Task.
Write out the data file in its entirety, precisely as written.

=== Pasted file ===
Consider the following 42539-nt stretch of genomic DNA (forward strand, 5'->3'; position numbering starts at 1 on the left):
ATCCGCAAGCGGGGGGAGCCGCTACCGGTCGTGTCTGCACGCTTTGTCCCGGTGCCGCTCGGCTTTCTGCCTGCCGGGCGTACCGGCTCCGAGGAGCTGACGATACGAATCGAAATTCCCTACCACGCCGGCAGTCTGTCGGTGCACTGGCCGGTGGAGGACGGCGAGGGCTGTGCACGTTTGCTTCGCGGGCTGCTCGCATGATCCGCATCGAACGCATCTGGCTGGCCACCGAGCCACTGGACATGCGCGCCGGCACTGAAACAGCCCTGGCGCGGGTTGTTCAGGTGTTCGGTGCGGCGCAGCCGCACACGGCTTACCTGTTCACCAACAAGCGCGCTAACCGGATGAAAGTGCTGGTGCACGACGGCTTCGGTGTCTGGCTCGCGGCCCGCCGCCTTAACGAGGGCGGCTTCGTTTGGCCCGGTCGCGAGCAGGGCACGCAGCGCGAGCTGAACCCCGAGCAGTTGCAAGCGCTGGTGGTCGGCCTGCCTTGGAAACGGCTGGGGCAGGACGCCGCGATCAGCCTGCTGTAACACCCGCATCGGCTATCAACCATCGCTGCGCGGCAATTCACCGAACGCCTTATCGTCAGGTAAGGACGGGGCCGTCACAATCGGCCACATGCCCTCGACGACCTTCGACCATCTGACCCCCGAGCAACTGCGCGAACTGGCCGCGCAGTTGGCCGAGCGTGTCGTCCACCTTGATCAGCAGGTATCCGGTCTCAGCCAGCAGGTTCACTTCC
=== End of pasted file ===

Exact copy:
Consider the following 42539-nt stretch of genomic DNA (forward strand, 5'->3'; position numbering starts at 1 on the left):
ATCCGCAAGCGGGGGGAGCCGCTACCGGTCGTGTCTGCACGCTTTGTCCCGGTGCCGCTCGGCTTTCTGCCTGCCGGGCGTACCGGCTCCGAGGAGCTGACGATACGAATCGAAATTCCCTACCACGCCGGCAGTCTGTCGGTGCACTGGCCGGTGGAGGACGGCGAGGGCTGTGCACGTTTGCTTCGCGGGCTGCTCGCATGATCCGCATCGAACGCATCTGGCTGGCCACCGAGCCACTGGACATGCGCGCCGGCACTGAAACAGCCCTGGCGCGGGTTGTTCAGGTGTTCGGTGCGGCGCAGCCGCACACGGCTTACCTGTTCACCAACAAGCGCGCTAACCGGATGAAAGTGCTGGTGCACGACGGCTTCGGTGTCTGGCTCGCGGCCCGCCGCCTTAACGAGGGCGGCTTCGTTTGGCCCGGTCGCGAGCAGGGCACGCAGCGCGAGCTGAACCCCGAGCAGTTGCAAGCGCTGGTGGTCGGCCTGCCTTGGAAACGGCTGGGGCAGGACGCCGCGATCAGCCTGCTGTAACACCCGCATCGGCTATCAACCATCGCTGCGCGGCAATTCACCGAACGCCTTATCGTCAGGTAAGGACGGGGCCGTCACAATCGGCCACATGCCCTCGACGACCTTCGACCATCTGACCCCCGAGCAACTGCGCGAACTGGCCGCGCAGTTGGCCGAGCGTGTCGTCCACCTTGATCAGCAGGTATCCGGTCTCAGCCAGCAGGTTCACTTCC